In this diagram, we've used a standard LED in place of our LED bulb assembly for diagram readability. In actual implementation, insert the bulb assembly so that the '+' is oriented to the right of this layout.

To complete the LED control circuit, follow the breadboard diagram above to build out the ExplorerHat board. To test the circuit, move the RPi side of the wire connected to Output 1 to one of the pins marked GND and power on the board. The LED bulb should light.

Step 7: Robin API Integration

Uncorked Studios uses the Robin meeting room reservation system for all of our conference rooms. Through the system, we can schedule rooms and detect if the room is occupied. Robin provides a RESTful API for developers to both read room state and complete room bookings. For this application, we use the API's 'current_event' field to determine whether the on air warning light should be on.

Get the source code

To start, run out to this project's Github repo and grab a fresh copy of the scripts.

git clone

Generate a Robin Access Token

To access the Robin API, you'll need to generate a unique API token.

Find your Robin space ID

  1. Log in to your Robin dashboard and select "View Space" for the room you'd like to associate with the On Air Light
  2. The space ID is the last string in the URL for the Space details page. In our case, the URL for Echo Chamber ends in spaces/902, so it's 902.

The main Python script

Our script requests the current room's state (in this case, SPACEID 902) and checks to see if the current_event field is present. If so, it sets Output 1 "on". Otherwise, it's set to "off".

In addition, we use the call to fade the blue LED once per second for a visual "heartbeat".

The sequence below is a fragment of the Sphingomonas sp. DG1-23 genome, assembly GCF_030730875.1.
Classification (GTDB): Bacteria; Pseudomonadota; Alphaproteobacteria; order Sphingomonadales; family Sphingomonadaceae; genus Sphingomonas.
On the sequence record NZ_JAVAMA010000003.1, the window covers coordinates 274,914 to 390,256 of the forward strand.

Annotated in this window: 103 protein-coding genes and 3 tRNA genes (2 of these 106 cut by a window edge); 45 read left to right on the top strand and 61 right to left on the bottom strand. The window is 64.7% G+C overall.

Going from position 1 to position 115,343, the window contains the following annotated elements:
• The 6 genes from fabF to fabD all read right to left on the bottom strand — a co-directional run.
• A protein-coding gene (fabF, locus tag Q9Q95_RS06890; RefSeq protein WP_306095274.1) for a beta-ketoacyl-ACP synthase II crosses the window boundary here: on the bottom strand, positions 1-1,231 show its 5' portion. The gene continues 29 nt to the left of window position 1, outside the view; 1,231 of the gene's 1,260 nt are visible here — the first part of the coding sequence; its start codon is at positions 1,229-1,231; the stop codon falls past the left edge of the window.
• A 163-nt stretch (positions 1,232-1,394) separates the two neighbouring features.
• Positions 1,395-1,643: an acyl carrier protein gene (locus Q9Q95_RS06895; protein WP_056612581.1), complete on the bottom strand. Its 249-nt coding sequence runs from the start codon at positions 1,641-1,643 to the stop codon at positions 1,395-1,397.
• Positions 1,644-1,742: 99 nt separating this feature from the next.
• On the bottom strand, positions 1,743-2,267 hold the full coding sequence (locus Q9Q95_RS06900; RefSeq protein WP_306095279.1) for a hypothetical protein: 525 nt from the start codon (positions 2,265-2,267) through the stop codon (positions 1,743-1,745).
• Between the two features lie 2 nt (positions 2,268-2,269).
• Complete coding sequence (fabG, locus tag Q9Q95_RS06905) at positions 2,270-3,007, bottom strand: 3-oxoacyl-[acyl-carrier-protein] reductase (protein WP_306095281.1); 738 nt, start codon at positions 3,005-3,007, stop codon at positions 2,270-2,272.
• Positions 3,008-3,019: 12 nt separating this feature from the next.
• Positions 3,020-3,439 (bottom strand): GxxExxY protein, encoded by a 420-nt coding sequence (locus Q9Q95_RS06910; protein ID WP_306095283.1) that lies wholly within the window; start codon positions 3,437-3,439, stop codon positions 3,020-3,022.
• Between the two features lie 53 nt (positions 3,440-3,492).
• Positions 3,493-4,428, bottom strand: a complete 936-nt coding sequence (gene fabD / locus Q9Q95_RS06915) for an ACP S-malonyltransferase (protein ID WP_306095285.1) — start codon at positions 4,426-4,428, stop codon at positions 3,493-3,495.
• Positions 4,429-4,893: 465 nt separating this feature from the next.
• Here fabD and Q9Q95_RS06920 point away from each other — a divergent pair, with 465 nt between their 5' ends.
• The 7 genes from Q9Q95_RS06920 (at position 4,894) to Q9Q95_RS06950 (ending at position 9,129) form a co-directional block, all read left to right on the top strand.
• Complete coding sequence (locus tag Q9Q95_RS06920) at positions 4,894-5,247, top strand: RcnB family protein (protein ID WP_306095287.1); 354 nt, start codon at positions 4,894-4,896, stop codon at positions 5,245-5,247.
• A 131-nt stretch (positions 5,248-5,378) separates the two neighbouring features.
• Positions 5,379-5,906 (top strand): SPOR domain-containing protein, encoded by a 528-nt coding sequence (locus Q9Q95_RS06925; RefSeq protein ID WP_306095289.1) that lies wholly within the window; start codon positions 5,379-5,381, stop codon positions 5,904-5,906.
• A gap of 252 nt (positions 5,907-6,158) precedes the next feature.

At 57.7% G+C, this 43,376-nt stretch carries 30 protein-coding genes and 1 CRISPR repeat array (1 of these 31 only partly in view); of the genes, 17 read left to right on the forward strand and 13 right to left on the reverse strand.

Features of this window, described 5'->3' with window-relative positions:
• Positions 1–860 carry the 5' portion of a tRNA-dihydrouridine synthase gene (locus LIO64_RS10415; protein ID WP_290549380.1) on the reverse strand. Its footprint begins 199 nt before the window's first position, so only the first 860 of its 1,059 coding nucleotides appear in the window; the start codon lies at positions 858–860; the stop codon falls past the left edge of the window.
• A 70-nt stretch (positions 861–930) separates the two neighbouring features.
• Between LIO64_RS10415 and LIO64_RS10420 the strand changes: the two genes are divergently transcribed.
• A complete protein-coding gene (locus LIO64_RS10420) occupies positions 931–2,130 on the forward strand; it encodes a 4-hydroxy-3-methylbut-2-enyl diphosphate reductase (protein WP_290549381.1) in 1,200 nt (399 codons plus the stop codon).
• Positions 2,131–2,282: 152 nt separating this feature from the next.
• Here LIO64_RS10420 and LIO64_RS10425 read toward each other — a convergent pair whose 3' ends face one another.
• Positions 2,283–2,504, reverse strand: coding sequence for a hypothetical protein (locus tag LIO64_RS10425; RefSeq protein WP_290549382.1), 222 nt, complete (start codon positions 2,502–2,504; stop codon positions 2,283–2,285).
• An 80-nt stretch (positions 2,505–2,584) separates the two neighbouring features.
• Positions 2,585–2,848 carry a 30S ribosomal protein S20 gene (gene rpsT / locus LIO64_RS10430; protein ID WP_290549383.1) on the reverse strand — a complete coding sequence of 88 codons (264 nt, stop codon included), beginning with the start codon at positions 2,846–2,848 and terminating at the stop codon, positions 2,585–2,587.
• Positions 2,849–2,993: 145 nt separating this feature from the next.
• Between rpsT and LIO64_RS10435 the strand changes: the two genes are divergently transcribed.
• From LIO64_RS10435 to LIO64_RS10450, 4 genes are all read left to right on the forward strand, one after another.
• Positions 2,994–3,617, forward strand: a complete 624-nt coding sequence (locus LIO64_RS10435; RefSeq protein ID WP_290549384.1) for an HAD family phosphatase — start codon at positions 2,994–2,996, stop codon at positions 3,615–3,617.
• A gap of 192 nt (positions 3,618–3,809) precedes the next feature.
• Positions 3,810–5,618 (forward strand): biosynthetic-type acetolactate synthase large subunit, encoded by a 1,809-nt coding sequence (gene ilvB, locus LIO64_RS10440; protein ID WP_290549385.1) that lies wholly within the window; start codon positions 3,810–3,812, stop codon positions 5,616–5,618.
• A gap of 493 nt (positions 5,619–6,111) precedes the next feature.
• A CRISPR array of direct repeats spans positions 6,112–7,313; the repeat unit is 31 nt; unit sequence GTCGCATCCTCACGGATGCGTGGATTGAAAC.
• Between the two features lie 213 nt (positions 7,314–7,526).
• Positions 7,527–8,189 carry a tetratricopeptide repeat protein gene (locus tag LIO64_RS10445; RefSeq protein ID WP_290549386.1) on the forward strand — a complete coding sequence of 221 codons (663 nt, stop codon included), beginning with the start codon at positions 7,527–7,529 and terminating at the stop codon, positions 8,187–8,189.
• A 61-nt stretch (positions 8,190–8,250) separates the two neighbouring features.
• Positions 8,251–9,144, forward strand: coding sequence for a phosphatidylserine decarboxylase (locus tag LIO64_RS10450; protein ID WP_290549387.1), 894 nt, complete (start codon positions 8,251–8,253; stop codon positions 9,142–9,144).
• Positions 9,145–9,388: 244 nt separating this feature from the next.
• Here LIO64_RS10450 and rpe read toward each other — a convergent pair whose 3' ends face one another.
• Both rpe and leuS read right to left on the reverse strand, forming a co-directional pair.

Edit, and change the following lines to match your token and space ID

# configuration constants
# Robin access token
# Space ID from Robin

Make the script executable:

chmod a+x

Next, we'll use 'upstart' to automatically start on boot, and give us control of the service at run-time.

Install upstart

sudo apt-get install upstart

The system will issue some warnings about replacing the traditional init.d (that's the point!), but you can safely dismiss them.

If is in another location than your user directory, edit the following lines in on-air-light.conf to match, replacing /home/pi/

/home/pi/ > /var/log/onairlight.log 2>&1 end script

Next, copy on-air-light.conf into /etc/init. The script will start the on-air-light service after networking has finished loading, and will keep trying to connect with Robin every minute until it's successful, logging any connection errors to /var/log/onairlight.log.

sudo cp on-air-light.conf /etc/init

Reboot when the process is complete, and log back in to the shell. At this point, the on-air-light service should be running:

sudo service on-air-light status
on-air-light start/running, process <process_id>

You should see the blue LED gently fading on-and-off. To test the API connection, create an immediate room reservation for your room in Robin, and the light should come on within 60 seconds. If not, take a look at the service log in /var/log/onairlight.log for errors.

Step 8: Mount It in the Enclosure

After all that, the easy part!

  1. Remove the top cover and front plastic, and remove all the "analog" parts of the On Air Light enclosure - plug/cord and bulb
  2. Power off the RaspberryPi board, and remove the power cord from the breadboard
  3. Using the RaspberryPi as a template, mark the back wall of the enclosure for the positions of the 4 RPi mounting holes. Position the board so that the USB end is "up".
  4. Drill the 4 holes with a bit large enough to accommodate the delrin screws that will mount the board to the box.
  5. Fish the power cord through the largest hole in the back of the board and secure with a zip tie to prevent strain on the board assembly.
  6. Mount the board to the chassis, ExplorerHat side "out", with the 4 screws and standoffs.
  7. Re-connect the power cord to the RaspberryPi board.
  8. If you're going to wall-mount the unit, this is the time to do it. Pass 2 screws through the mounting holes just above the RPi board in the back plate and mount to the wall.
  9. Test it out to make sure it's all working, then reinstall the plastic cover and metal lid. Plug it in.

Congrats, you're done!